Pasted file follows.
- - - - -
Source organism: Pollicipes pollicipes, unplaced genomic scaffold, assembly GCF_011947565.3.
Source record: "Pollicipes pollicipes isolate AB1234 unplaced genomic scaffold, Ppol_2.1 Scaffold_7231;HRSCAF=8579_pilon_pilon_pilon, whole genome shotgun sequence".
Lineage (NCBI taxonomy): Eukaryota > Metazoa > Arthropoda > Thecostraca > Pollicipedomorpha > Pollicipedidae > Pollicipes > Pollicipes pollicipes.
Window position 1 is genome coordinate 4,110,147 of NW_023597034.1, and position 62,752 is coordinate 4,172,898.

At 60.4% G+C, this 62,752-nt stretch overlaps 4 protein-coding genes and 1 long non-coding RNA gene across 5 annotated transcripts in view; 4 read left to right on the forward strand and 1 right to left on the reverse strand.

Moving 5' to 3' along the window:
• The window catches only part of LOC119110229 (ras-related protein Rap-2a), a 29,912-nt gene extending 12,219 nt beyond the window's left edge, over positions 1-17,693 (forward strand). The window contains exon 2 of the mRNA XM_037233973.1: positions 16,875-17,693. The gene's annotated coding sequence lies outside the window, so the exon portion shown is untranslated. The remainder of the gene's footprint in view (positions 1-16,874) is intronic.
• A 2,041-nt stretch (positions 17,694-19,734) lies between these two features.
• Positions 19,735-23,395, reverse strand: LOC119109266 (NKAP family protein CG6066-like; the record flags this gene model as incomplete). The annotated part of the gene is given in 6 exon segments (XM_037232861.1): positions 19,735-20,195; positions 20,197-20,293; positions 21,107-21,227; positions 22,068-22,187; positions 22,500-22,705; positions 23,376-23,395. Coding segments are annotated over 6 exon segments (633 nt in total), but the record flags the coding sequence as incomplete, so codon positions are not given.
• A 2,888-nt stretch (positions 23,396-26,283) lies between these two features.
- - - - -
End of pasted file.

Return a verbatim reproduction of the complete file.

Source organism: Pollicipes pollicipes, unplaced genomic scaffold, assembly GCF_011947565.3.
Source record: "Pollicipes pollicipes isolate AB1234 unplaced genomic scaffold, Ppol_2.1 Scaffold_7231;HRSCAF=8579_pilon_pilon_pilon, whole genome shotgun sequence".
Lineage (NCBI taxonomy): Eukaryota > Metazoa > Arthropoda > Thecostraca > Pollicipedomorpha > Pollicipedidae > Pollicipes > Pollicipes pollicipes.
Window position 1 is genome coordinate 4,110,147 of NW_023597034.1, and position 62,752 is coordinate 4,172,898.

At 60.4% G+C, this 62,752-nt stretch overlaps 4 protein-coding genes and 1 long non-coding RNA gene across 5 annotated transcripts in view; 4 read left to right on the forward strand and 1 right to left on the reverse strand.

Moving 5' to 3' along the window:
• The window catches only part of LOC119110229 (ras-related protein Rap-2a), a 29,912-nt gene extending 12,219 nt beyond the window's left edge, over positions 1-17,693 (forward strand). The window contains exon 2 of the mRNA XM_037233973.1: positions 16,875-17,693. The gene's annotated coding sequence lies outside the window, so the exon portion shown is untranslated. The remainder of the gene's footprint in view (positions 1-16,874) is intronic.
• A 2,041-nt stretch (positions 17,694-19,734) lies between these two features.
• Positions 19,735-23,395, reverse strand: LOC119109266 (NKAP family protein CG6066-like; the record flags this gene model as incomplete). The annotated part of the gene is given in 6 exon segments (XM_037232861.1): positions 19,735-20,195; positions 20,197-20,293; positions 21,107-21,227; positions 22,068-22,187; positions 22,500-22,705; positions 23,376-23,395. Coding segments are annotated over 6 exon segments (633 nt in total), but the record flags the coding sequence as incomplete, so codon positions are not given.
• A 2,888-nt stretch (positions 23,396-26,283) lies between these two features.